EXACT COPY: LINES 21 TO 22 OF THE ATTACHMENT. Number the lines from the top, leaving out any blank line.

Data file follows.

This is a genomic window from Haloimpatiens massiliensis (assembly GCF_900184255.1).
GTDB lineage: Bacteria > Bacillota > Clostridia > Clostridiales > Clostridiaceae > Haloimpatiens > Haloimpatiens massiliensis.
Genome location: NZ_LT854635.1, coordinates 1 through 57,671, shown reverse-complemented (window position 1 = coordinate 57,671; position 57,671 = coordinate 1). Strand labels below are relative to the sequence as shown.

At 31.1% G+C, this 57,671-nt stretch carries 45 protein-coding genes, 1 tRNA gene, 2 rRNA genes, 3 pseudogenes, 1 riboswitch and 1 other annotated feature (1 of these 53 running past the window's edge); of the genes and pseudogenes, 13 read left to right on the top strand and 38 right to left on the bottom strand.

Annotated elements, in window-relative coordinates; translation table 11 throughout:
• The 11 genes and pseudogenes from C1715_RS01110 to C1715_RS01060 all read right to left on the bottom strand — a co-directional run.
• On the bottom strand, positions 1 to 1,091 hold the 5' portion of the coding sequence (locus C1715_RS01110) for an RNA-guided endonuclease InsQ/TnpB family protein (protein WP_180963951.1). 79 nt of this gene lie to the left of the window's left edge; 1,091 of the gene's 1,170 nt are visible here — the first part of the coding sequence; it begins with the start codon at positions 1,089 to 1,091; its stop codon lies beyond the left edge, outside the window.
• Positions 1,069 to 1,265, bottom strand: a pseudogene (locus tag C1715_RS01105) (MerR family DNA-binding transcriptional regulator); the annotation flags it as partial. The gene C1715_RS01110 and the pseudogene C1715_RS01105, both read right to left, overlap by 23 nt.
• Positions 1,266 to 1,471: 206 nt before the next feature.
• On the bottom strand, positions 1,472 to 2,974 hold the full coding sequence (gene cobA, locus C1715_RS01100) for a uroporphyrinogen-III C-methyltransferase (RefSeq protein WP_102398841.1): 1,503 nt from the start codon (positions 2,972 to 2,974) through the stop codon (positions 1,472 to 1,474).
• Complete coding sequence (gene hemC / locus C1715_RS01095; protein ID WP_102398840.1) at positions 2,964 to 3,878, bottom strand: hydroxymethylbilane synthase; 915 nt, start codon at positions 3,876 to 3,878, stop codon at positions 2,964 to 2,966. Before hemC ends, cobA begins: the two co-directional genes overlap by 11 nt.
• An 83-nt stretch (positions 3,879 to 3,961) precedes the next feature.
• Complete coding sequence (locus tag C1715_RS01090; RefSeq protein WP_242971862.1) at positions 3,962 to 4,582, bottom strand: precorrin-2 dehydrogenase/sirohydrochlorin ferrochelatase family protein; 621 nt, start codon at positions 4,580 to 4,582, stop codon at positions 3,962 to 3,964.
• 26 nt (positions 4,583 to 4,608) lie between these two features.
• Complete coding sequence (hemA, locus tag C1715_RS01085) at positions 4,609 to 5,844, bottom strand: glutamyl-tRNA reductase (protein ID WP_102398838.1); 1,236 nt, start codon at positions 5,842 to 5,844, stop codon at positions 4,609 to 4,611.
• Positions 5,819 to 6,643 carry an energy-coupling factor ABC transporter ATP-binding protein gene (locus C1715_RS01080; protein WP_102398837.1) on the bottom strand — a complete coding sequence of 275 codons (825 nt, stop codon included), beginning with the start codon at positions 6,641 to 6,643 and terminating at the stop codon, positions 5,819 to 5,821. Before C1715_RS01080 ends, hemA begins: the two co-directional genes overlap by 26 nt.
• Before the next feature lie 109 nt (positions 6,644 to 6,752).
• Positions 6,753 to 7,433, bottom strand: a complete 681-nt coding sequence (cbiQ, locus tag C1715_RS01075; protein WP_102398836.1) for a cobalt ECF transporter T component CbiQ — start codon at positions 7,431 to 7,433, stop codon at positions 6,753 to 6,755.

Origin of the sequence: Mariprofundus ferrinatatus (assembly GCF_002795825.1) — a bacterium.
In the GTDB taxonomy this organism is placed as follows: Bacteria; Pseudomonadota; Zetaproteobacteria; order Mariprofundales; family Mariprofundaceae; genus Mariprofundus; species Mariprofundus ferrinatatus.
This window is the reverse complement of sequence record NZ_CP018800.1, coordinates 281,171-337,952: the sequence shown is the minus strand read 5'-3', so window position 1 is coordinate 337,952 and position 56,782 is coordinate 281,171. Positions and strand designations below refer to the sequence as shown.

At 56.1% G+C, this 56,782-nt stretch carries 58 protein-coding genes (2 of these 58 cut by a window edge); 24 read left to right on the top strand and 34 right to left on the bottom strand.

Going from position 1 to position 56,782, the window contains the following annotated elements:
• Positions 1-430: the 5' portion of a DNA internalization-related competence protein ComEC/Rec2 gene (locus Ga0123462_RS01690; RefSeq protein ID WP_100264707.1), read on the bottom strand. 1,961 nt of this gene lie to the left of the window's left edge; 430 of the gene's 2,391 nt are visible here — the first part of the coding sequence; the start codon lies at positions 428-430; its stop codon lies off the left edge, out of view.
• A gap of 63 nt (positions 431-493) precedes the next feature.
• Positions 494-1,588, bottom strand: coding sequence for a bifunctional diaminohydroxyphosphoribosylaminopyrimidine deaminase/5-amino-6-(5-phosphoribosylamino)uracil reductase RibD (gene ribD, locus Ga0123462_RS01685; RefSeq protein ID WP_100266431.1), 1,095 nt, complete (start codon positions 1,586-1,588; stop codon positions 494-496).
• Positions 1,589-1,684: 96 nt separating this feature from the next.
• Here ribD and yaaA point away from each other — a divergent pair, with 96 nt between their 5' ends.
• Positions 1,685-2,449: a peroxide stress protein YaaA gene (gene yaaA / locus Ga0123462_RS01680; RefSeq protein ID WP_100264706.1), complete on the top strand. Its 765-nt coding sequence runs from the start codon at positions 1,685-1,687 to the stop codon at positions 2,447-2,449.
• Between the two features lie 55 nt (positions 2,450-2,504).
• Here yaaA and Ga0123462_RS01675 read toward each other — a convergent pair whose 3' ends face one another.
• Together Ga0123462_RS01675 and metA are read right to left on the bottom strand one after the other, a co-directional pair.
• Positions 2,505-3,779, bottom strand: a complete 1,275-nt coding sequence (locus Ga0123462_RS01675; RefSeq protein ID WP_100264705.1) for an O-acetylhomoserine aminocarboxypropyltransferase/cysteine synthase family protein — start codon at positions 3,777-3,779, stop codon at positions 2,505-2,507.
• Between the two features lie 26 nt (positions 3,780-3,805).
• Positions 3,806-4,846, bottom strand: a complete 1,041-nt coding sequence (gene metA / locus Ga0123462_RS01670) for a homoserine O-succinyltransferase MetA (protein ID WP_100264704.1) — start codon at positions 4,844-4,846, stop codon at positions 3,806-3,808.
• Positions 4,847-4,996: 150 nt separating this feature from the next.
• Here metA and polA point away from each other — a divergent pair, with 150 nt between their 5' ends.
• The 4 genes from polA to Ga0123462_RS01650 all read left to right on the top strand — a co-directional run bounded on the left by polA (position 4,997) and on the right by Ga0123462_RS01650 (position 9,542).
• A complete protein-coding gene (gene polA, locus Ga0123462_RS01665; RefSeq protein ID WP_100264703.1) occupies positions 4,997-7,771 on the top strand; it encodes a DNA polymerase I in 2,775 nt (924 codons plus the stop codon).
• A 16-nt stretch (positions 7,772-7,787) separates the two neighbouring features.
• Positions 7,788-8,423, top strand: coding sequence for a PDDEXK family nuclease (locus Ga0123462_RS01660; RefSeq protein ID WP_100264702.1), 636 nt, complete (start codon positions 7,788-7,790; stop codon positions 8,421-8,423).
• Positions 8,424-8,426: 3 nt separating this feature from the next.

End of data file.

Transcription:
This window is the reverse complement of sequence record NZ_CP018800.1, coordinates 281,171-337,952: the sequence shown is the minus strand read 5'-3', so window position 1 is coordinate 337,952 and position 56,782 is coordinate 281,171. Positions and strand designations below refer to the sequence as shown.

At 56.1% G+C, this 56,782-nt stretch carries 58 protein-coding genes (2 of these 58 cut by a window edge); 24 read left to right on the top strand and 34 right to left on the bottom strand.